Bloomberg’s Democratic rivals have accused him of using his multibillion-dollar fortune to silence victims of abuse and discrimination. In response to the criticism, Bloomberg recently released three women from nondisclosure agreements who he said had complained about comments he made. And he said that as long as he was running the company, it would stop using nondisclosure agreements with employees who have sexual harassment or misconduct claims.
“I recognize that NDAs, particularly when they are used in the context of sexual harassment and sexual assault, promote a culture of silence in the workplace and contribute to a culture of women not feeling safe or supported,” Bloomberg said in a statement.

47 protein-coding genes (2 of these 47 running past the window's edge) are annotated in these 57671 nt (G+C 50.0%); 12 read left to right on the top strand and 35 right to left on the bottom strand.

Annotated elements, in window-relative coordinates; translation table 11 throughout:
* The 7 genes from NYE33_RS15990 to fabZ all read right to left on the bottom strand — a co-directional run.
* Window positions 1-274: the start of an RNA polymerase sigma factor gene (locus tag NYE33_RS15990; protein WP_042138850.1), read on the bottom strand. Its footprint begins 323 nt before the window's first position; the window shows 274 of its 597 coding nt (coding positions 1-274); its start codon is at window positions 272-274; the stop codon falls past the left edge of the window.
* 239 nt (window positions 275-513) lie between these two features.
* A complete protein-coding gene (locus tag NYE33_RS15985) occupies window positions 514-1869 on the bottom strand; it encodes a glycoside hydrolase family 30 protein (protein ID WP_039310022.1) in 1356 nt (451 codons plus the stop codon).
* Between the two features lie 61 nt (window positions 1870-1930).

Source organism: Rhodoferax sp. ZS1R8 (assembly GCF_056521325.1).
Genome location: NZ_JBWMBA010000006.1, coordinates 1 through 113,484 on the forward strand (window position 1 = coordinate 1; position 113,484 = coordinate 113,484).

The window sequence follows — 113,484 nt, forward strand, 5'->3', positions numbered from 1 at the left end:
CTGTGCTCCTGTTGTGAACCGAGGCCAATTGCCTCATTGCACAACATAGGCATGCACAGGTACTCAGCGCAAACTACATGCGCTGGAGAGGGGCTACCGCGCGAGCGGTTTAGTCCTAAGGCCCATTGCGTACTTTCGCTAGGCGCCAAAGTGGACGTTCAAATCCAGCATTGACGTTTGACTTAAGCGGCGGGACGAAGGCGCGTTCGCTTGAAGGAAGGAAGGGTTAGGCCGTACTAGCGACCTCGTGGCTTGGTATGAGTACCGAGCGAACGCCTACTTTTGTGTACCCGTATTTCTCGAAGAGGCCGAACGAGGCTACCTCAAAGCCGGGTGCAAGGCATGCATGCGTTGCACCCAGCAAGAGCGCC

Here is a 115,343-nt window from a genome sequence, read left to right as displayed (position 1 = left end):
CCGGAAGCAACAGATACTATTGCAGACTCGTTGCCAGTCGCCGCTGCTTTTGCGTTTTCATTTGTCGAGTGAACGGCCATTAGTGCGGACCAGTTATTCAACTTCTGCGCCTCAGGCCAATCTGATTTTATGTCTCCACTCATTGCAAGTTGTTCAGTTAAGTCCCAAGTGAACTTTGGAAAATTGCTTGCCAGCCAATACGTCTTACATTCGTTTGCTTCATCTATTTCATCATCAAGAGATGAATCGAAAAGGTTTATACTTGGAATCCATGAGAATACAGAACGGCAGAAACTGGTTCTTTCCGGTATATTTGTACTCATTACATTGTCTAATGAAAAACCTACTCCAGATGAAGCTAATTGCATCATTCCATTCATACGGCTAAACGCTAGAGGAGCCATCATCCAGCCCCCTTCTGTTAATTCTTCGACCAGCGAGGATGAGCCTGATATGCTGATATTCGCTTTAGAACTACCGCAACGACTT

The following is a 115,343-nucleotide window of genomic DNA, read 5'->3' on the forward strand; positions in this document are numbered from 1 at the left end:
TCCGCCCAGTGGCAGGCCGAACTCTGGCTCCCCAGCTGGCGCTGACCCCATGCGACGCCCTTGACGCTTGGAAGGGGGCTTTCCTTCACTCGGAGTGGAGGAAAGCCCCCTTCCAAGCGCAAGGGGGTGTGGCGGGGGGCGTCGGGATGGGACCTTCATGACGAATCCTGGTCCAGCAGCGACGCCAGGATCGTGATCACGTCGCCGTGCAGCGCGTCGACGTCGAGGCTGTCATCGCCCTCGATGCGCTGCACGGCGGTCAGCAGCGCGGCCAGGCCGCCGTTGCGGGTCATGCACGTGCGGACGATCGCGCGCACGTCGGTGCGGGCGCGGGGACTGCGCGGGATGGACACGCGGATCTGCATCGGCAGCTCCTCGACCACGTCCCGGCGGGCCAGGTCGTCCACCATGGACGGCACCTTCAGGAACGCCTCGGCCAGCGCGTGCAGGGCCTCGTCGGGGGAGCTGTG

But that change only affects a small fraction of the nondisclosure agreements that are put in place on a regular basis at Bloomberg. Most people who sign do not have specific claims of mistreatment; instead, the contracts are designed to prevent disgruntled ex-employees from bad-mouthing their former employer.
Natalie Harland, a Bloomberg spokeswoman, defended the company’s culture and practices.
“Bullying and discrimination are not tolerated,” she said, noting that Bloomberg consistently ranks at the top of employee satisfaction surveys and provides six months of paid parental leave.
“Mike has worked to create an environment where women can — and do — succeed,” Harland added. “The company provides competitive pay, good benefits and opportunities for advancement.”